Massachusetts Casino Industry Might Debut Without Any Las Vegas-Based Giants
Caesars Already Has Backed Out, As Wynn Could Soon Follow
The state of Massachusetts, which authorized a few Las Vegas-style casinos in 2011, is still in the midst of the process of picking the companies who can build.
Massachusetts has been a coveted prize for some of the biggest casino firms in the world, those which operate out of the U.S. gambling hub Las Vegas. However, due to some unexpected regulatory developments, the state might venture into the industry without any of the giants, according to reporting from the Las Vegas Review-Journal.
It was widely publicized that Caesars dropped its efforts for a $1 billion casino in Boston, and now Wynn Resorts reportedly could back out of its $1.3 billion plan in the neighboring town of Everett. Steve Wynn reportedly believes the regulatory process to be too ridiculous.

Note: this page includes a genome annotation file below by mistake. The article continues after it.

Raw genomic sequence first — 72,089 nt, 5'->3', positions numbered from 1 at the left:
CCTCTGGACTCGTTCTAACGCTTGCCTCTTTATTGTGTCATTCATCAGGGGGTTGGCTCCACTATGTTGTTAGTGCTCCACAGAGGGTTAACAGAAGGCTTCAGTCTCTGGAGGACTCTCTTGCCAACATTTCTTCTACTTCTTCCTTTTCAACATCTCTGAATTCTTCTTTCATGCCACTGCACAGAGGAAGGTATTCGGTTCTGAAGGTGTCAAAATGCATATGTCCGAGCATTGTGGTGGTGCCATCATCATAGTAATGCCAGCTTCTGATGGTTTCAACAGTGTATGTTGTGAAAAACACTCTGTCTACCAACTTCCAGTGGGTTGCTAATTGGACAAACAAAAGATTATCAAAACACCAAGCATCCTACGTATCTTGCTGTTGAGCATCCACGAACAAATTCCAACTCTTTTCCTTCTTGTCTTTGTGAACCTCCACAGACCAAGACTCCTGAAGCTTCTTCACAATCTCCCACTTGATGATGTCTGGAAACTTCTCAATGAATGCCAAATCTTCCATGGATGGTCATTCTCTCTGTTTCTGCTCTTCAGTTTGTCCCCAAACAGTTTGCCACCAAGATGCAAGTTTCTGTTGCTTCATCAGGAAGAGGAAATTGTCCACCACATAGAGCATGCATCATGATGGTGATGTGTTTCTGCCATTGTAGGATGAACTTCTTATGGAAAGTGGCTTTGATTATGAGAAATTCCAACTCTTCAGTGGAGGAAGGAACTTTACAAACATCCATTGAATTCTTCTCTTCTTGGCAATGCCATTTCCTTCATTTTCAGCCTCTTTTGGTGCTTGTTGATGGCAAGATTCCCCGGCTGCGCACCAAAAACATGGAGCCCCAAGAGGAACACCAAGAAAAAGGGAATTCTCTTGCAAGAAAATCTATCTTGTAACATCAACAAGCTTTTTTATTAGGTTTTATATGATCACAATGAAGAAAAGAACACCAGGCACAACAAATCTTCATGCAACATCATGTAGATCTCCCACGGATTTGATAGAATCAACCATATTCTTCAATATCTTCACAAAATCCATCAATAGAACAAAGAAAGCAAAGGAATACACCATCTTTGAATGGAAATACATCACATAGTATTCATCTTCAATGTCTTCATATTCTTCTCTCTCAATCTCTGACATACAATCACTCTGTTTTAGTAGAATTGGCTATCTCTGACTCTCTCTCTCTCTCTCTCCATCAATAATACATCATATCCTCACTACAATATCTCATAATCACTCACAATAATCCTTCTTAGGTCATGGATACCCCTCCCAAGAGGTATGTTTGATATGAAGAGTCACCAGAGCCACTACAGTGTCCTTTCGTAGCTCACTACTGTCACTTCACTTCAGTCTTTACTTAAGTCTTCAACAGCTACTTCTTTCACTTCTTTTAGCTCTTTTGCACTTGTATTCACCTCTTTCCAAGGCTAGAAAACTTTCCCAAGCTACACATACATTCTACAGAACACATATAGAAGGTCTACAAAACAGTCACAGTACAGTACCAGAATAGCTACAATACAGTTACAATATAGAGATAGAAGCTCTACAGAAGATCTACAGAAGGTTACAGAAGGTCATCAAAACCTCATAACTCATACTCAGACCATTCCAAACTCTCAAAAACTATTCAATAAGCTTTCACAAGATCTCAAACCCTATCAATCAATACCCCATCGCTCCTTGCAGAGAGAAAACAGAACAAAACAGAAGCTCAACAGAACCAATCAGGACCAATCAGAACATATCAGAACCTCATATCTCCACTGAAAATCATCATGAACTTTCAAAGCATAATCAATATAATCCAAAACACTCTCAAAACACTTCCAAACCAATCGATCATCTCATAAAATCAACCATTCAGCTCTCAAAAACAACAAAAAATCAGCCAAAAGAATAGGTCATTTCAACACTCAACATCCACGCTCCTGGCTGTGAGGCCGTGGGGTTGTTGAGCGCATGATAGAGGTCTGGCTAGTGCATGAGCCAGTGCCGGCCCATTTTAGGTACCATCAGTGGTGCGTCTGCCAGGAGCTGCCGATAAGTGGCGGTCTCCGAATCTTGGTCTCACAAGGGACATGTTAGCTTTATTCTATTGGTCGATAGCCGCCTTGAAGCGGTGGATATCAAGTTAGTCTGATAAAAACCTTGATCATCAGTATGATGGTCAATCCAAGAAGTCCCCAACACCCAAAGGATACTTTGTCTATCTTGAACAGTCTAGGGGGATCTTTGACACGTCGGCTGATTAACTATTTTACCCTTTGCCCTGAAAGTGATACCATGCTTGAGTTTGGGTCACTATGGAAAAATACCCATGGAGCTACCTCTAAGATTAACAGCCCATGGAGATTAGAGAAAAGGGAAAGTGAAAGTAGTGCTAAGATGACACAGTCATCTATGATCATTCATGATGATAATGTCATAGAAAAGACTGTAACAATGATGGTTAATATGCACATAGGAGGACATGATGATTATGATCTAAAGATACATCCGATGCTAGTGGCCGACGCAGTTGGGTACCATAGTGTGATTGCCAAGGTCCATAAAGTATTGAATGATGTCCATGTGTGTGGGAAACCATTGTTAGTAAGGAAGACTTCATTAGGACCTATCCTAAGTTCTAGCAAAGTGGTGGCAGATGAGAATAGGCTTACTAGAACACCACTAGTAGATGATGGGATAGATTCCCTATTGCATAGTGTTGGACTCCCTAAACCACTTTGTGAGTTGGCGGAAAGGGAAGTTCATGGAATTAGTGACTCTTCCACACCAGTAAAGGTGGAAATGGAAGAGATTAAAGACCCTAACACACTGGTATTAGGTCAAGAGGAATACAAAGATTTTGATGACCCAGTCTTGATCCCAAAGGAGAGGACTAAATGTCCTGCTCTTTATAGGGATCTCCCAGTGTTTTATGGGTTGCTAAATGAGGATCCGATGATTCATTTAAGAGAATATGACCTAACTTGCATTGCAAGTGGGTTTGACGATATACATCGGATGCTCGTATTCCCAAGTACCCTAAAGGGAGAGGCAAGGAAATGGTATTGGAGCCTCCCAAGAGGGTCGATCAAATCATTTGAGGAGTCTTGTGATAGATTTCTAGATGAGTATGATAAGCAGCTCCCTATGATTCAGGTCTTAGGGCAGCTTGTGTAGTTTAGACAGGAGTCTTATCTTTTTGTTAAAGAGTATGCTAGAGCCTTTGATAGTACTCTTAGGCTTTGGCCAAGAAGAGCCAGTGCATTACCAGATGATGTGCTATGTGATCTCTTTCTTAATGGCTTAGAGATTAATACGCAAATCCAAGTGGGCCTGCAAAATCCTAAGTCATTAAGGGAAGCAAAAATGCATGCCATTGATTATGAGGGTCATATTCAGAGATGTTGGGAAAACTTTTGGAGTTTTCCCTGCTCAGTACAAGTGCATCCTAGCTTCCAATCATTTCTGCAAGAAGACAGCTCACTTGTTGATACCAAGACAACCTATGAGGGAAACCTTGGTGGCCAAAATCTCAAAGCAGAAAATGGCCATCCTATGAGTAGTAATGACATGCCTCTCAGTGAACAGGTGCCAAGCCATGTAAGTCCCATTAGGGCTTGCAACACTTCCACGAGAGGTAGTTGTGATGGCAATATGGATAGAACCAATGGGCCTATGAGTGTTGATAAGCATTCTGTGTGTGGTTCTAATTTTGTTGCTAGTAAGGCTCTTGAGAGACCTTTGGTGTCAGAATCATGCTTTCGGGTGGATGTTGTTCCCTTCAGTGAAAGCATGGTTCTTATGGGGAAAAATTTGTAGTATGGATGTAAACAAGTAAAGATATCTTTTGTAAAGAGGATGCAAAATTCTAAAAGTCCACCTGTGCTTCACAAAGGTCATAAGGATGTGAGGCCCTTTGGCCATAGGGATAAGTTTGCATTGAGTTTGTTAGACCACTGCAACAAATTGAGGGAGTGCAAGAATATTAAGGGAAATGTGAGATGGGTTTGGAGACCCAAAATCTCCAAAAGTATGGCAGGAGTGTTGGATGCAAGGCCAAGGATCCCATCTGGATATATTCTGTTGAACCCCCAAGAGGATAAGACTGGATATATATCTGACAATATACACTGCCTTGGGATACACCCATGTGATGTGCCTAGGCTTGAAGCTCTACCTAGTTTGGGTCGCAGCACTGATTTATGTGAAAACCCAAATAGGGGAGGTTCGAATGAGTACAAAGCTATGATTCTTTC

The third Las Vegas behemoth, MGM Resorts, is looking to build in the town of Springfield, but now there are questions about whether MGM would have any trouble with licensing.
The whole situation stems from the Massachusetts Gaming Commission being — what some would say overly — concerned with any connection the casino firms have to unsavory individuals, no matter where in the world that alleged seediness took place.
In the case of Caesars, regulators were concerned about an investor in a firm that Caesars just had a marketing deal with for a Las Vegas property possibly being involved with the Russian mafia.
The drama in Massachusetts should continue for the foreseeable future, as regulators and casino owners try to figure out what is going on. Such casinos, whoever gets the right to build them, aren’t expected to hit the state until 2016 or 2017, if all goes as planned.
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